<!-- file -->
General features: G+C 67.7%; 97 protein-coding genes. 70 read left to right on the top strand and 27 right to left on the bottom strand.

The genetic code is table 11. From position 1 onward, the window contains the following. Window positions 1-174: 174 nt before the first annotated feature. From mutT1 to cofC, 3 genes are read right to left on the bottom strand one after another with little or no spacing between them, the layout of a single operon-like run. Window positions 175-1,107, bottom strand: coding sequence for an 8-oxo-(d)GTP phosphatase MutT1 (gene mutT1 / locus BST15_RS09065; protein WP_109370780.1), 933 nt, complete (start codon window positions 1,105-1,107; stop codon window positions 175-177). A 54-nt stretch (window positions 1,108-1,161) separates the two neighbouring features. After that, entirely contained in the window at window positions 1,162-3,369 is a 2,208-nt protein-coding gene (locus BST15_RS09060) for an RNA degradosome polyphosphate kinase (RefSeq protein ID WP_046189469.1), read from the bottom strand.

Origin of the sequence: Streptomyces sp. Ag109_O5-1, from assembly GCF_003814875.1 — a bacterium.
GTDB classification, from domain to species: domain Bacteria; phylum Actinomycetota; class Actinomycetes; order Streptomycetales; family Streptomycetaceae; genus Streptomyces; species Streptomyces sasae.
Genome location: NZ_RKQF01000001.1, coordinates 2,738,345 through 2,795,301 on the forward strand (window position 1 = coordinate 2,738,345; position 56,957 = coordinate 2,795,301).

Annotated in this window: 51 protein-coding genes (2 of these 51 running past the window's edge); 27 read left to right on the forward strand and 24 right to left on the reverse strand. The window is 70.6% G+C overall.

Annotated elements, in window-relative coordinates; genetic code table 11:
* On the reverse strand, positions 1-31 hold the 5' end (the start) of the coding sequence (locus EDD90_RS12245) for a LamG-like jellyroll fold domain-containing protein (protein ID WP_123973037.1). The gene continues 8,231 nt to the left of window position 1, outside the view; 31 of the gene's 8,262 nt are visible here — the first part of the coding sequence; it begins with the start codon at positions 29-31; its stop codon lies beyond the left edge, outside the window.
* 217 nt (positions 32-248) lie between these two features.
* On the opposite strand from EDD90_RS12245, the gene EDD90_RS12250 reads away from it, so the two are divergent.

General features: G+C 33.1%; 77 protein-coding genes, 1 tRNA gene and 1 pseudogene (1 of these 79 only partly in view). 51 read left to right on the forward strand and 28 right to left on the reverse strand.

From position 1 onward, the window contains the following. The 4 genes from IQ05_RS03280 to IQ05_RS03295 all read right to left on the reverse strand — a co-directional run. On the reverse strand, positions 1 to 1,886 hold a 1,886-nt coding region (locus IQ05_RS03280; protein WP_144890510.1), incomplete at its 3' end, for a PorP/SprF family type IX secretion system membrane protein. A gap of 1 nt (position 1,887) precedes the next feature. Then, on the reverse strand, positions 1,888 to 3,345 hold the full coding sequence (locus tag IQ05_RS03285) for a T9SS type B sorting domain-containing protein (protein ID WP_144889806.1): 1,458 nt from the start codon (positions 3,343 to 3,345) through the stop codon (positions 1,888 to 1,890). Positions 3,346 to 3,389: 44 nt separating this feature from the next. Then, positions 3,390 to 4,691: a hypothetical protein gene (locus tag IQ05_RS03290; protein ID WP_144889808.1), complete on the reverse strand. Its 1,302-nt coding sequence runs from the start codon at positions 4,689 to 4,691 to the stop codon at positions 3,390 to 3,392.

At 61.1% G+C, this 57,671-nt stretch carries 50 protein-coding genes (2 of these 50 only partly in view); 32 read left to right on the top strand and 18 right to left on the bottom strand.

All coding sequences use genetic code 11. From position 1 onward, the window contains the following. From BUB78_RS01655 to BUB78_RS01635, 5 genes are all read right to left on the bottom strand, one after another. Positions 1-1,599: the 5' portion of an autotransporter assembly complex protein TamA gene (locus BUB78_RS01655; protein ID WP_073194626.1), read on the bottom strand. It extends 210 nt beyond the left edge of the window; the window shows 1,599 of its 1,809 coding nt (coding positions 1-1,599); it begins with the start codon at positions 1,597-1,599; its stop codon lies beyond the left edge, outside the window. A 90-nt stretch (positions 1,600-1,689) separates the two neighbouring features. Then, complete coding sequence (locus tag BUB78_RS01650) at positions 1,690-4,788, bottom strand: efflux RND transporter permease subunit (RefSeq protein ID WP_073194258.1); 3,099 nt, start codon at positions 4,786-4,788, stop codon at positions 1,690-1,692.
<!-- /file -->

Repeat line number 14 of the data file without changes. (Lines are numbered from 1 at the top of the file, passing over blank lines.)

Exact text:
All coding sequences use genetic code 11. From position 1 onward, the window contains the following. From BUB78_RS01655 to BUB78_RS01635, 5 genes are all read right to left on the bottom strand, one after another. Positions 1-1,599: the 5' portion of an autotransporter assembly complex protein TamA gene (locus BUB78_RS01655; protein ID WP_073194626.1), read on the bottom strand. It extends 210 nt beyond the left edge of the window; the window shows 1,599 of its 1,809 coding nt (coding positions 1-1,599); it begins with the start codon at positions 1,597-1,599; its stop codon lies beyond the left edge, outside the window. A 90-nt stretch (positions 1,600-1,689) separates the two neighbouring features. Then, complete coding sequence (locus tag BUB78_RS01650) at positions 1,690-4,788, bottom strand: efflux RND transporter permease subunit (RefSeq protein ID WP_073194258.1); 3,099 nt, start codon at positions 4,786-4,788, stop codon at positions 1,690-1,692.